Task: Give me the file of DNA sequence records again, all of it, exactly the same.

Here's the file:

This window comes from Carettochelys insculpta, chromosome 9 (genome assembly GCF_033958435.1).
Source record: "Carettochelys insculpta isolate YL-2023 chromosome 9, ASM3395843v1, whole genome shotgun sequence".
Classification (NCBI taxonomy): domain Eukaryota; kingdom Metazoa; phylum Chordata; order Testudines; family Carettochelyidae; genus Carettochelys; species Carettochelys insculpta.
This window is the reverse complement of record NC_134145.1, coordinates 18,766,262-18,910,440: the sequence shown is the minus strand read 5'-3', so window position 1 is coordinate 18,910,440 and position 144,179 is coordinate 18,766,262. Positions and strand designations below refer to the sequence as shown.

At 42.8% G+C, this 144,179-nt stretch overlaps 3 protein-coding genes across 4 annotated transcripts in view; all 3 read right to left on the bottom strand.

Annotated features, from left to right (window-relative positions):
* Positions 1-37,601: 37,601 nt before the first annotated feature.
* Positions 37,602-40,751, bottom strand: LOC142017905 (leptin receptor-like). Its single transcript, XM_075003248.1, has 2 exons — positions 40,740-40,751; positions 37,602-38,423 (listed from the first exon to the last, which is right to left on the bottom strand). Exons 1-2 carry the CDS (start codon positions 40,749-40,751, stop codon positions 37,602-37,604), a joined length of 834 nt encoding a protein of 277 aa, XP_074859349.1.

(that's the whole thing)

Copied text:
This window comes from Carettochelys insculpta, chromosome 9 (genome assembly GCF_033958435.1).
Source record: "Carettochelys insculpta isolate YL-2023 chromosome 9, ASM3395843v1, whole genome shotgun sequence".
Classification (NCBI taxonomy): domain Eukaryota; kingdom Metazoa; phylum Chordata; order Testudines; family Carettochelyidae; genus Carettochelys; species Carettochelys insculpta.
This window is the reverse complement of record NC_134145.1, coordinates 18,766,262-18,910,440: the sequence shown is the minus strand read 5'-3', so window position 1 is coordinate 18,910,440 and position 144,179 is coordinate 18,766,262. Positions and strand designations below refer to the sequence as shown.

At 42.8% G+C, this 144,179-nt stretch overlaps 3 protein-coding genes across 4 annotated transcripts in view; all 3 read right to left on the bottom strand.

Annotated features, from left to right (window-relative positions):
* Positions 1-37,601: 37,601 nt before the first annotated feature.
* Positions 37,602-40,751, bottom strand: LOC142017905 (leptin receptor-like). Its single transcript, XM_075003248.1, has 2 exons — positions 40,740-40,751; positions 37,602-38,423 (listed from the first exon to the last, which is right to left on the bottom strand). Exons 1-2 carry the CDS (start codon positions 40,749-40,751, stop codon positions 37,602-37,604), a joined length of 834 nt encoding a protein of 277 aa, XP_074859349.1.